THIS P2-billion flood control project along the 3.31-kilometer riverbank of Cagayan River in Tuguegarao City is more than halfway done, according to the Department of Public Works and Highways. Contractor Hanjin Heavy Industries and Construction Co., Ltd. is expected to complete the project by 2019. The infrastructure is funded under a loan agreement between the […] The post Halfway there appeared first on BusinessWorld......»»

Category: newsSource:  bworldonlineRelated NewsMay 16th, 2018

PBA: Coach Norman says San Miguel still the favorite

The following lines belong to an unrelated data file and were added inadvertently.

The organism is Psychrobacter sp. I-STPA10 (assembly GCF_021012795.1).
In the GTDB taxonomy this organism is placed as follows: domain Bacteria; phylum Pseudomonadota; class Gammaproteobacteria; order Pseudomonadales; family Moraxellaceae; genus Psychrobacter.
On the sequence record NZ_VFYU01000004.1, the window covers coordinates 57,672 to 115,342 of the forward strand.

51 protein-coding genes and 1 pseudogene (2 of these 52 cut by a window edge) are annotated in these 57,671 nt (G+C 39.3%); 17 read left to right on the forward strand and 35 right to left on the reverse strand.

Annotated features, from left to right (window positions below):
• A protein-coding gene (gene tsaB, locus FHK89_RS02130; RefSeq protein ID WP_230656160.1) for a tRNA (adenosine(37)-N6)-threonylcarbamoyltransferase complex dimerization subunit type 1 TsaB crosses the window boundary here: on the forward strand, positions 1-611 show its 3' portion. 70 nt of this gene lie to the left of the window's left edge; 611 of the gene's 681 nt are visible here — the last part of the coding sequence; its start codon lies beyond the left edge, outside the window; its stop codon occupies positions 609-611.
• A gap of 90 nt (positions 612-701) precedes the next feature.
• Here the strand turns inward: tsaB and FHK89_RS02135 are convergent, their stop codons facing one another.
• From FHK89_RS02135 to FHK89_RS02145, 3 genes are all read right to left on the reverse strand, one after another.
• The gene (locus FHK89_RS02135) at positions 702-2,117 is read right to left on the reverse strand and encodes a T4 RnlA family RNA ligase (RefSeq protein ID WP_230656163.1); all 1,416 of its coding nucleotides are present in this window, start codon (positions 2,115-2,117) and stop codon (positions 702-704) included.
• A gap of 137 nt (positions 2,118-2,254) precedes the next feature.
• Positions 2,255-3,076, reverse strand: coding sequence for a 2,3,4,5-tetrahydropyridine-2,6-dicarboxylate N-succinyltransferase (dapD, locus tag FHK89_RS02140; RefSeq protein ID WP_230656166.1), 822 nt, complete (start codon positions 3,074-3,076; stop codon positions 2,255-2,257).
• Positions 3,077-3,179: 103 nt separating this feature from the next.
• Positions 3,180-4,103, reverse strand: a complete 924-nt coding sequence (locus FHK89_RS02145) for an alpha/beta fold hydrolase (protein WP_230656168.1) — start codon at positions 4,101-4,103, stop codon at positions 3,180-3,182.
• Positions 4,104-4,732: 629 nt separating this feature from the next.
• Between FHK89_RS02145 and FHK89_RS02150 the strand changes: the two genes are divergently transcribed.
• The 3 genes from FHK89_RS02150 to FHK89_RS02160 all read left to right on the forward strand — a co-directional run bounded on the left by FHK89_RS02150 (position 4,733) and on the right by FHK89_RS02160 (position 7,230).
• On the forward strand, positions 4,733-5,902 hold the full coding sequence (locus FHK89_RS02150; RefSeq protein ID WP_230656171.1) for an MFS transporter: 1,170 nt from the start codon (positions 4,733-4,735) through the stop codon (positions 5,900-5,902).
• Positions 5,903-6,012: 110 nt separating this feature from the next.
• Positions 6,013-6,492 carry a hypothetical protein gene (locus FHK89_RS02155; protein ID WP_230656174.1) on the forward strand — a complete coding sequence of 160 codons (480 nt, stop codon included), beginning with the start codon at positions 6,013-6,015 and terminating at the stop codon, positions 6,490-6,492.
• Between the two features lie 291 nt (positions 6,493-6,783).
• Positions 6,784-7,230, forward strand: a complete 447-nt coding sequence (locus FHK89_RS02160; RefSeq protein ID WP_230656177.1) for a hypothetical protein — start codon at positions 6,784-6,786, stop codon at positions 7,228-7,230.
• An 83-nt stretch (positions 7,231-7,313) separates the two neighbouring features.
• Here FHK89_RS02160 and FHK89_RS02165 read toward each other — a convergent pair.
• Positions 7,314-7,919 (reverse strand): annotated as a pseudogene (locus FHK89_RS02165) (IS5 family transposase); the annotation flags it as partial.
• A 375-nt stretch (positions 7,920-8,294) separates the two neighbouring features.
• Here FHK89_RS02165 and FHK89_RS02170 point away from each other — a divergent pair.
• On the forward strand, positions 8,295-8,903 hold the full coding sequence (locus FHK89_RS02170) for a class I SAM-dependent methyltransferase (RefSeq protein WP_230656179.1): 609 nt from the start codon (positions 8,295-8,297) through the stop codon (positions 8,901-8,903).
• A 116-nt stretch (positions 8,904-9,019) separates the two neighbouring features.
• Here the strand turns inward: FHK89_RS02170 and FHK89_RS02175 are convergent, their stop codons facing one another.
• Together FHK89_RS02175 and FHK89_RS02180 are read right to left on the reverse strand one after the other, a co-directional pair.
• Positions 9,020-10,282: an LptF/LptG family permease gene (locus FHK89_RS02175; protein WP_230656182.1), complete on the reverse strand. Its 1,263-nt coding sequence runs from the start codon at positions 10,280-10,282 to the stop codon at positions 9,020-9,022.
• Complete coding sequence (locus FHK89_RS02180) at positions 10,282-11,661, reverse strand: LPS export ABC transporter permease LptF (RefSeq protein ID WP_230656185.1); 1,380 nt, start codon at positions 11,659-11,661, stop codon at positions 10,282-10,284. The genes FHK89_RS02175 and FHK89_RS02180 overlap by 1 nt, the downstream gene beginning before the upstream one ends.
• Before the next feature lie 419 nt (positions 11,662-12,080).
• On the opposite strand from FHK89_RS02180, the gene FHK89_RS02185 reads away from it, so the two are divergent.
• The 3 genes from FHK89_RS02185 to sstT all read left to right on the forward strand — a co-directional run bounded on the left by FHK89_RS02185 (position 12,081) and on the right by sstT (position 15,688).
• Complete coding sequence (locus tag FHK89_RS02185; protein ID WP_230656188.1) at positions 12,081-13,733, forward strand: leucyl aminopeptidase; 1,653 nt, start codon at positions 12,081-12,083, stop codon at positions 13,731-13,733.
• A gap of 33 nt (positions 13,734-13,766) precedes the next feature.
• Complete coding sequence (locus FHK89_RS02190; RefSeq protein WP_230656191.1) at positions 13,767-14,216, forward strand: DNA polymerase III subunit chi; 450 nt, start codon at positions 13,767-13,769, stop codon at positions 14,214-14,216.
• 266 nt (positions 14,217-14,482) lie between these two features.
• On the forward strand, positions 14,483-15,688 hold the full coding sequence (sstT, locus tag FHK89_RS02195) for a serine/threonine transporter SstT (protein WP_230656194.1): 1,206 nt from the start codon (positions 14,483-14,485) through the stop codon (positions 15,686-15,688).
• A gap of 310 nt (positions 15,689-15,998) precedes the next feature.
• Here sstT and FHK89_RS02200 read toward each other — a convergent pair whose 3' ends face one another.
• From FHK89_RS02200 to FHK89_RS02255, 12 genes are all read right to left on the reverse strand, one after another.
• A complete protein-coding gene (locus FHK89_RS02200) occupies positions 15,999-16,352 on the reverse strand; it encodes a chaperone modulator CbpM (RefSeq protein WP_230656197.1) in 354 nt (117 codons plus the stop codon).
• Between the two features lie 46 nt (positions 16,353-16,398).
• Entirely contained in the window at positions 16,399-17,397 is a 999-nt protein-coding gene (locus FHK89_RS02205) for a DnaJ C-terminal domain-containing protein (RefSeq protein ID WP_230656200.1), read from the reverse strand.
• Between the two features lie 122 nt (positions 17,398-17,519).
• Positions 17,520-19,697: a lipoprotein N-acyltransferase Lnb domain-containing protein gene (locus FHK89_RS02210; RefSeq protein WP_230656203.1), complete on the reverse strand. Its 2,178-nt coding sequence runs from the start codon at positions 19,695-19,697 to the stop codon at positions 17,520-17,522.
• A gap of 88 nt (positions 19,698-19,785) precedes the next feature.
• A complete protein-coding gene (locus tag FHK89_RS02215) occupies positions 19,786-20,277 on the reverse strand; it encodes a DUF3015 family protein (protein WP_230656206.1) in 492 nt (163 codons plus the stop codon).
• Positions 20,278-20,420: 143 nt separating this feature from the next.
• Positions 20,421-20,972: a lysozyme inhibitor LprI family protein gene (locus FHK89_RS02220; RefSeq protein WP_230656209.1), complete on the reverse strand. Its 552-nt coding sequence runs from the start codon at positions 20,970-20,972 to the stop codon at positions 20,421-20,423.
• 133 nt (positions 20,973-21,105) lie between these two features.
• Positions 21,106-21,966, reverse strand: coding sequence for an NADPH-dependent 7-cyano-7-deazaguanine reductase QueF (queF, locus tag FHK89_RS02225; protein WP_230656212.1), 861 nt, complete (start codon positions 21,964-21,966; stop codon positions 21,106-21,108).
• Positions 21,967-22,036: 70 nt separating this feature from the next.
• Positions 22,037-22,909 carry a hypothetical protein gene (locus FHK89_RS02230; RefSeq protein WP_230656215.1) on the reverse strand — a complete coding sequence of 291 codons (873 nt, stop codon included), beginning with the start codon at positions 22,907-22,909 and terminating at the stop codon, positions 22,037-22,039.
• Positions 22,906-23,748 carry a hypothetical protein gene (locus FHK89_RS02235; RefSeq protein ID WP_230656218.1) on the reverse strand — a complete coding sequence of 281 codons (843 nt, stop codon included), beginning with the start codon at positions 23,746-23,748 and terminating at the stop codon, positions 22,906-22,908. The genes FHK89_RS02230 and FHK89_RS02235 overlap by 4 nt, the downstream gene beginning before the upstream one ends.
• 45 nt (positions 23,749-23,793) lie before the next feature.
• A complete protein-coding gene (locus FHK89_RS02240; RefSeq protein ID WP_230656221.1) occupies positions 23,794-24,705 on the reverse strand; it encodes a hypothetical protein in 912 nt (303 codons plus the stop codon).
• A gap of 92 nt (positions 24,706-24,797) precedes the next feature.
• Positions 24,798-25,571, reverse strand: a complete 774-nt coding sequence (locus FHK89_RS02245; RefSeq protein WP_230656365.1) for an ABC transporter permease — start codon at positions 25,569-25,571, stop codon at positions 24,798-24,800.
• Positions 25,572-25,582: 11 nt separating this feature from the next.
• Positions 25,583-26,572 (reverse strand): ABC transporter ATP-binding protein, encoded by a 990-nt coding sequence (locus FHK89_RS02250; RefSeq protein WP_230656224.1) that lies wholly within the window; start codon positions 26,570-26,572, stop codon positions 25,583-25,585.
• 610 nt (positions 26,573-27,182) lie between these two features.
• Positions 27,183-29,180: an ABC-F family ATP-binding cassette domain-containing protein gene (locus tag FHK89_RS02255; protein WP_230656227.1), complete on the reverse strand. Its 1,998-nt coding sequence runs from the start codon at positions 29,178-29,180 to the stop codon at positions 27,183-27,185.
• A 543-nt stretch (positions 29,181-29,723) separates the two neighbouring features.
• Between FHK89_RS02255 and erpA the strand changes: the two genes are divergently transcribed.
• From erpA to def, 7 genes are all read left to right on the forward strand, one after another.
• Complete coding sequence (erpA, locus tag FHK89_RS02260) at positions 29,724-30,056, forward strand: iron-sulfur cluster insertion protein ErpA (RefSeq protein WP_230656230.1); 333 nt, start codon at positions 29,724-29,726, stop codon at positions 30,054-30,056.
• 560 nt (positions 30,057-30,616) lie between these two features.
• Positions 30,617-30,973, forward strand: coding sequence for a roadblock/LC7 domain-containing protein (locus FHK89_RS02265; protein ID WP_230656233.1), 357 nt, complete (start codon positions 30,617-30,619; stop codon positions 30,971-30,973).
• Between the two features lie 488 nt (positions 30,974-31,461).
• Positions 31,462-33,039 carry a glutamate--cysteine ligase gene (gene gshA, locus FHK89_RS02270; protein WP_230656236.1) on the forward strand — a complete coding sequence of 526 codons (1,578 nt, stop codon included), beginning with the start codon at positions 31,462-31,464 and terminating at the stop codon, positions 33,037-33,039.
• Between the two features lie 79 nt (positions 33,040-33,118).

Meralco turned out the lights on what was supposed to be a welcome party for Christian Standhardinger in San Miguel. The Bolts had a rude welcome prepared for the Beermen’s first game in the 2018 PBA Commissioner’s Cup and the Filipino-German’s league debut. They did nothing but execute it to perfection, dispatching of the defending champions, 93-85. “It’s always a big win if you beat San Miguel,” a satisfied head coach Norman Black told reporters post-game on Wednesday at the MOA Arena. Of course, Black was the first to acknowledge that a lot had to go right for them to do what they just did. “We were hoping to catch them early and catch them rusty because once they get their rhythm and they start finding out their rotations, they’re going to be a very difficult team to beat,” he said. Indeed, it was evident that Meralco was the better team – for tonight, at least – as they outworked San Miguel for majority of the matchup. Even with what could be considered an upset win, though, the multi-titled mentor was the first to admit that the fully-loaded Beermen remain the team to beat in the tournament. As he put it, “They’ll still be the favorites even though they lost tonight.” He then continued, “They were already the best team in the league and now, they’ve gotten even stronger.” Without a doubt, there is nowhere but up for Standhardinger and the core of four-time MVP June Mar Fajardo, Alex Cabagnot, Chris Ross, and Arwind Santos have long proven their worth. The good news for the Bolts is that they could only build on their big-time win – especially as their schedule doesn’t get any easier. “Beating San Miguel is a challenge that’s so, so big so for us to accomplish it, this is a big win for us,” Black said. And the even better news is that returning reinforcement Arinze Onuaku is just getting started. “You can see the difference of having a center like Arinze on our team because he helps us control the middle. Even though he didn’t score a lot of points tonight, he did a very good job of getting his teammates involved at both ends,” the head coach said......»»